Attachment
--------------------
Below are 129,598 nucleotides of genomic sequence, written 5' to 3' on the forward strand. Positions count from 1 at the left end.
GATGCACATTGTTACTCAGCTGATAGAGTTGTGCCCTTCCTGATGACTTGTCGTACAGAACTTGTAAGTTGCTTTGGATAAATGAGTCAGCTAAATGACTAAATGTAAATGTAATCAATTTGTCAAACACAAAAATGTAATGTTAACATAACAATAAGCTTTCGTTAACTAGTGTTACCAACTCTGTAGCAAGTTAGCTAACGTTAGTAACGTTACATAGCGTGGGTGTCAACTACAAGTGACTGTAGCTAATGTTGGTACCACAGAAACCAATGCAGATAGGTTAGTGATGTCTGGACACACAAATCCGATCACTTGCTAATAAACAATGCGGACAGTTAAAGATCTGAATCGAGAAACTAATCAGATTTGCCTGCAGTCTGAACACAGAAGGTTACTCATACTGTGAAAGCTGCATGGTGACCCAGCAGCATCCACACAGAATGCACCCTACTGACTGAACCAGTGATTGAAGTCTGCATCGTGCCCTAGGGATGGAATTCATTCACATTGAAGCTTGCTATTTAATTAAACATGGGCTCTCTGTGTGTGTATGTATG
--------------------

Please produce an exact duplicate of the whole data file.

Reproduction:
Below are 129,598 nucleotides of genomic sequence, written 5' to 3' on the forward strand. Positions count from 1 at the left end.
GATGCACATTGTTACTCAGCTGATAGAGTTGTGCCCTTCCTGATGACTTGTCGTACAGAACTTGTAAGTTGCTTTGGATAAATGAGTCAGCTAAATGACTAAATGTAAATGTAATCAATTTGTCAAACACAAAAATGTAATGTTAACATAACAATAAGCTTTCGTTAACTAGTGTTACCAACTCTGTAGCAAGTTAGCTAACGTTAGTAACGTTACATAGCGTGGGTGTCAACTACAAGTGACTGTAGCTAATGTTGGTACCACAGAAACCAATGCAGATAGGTTAGTGATGTCTGGACACACAAATCCGATCACTTGCTAATAAACAATGCGGACAGTTAAAGATCTGAATCGAGAAACTAATCAGATTTGCCTGCAGTCTGAACACAGAAGGTTACTCATACTGTGAAAGCTGCATGGTGACCCAGCAGCATCCACACAGAATGCACCCTACTGACTGAACCAGTGATTGAAGTCTGCATCGTGCCCTAGGGATGGAATTCATTCACATTGAAGCTTGCTATTTAATTAAACATGGGCTCTCTGTGTGTGTATGTATG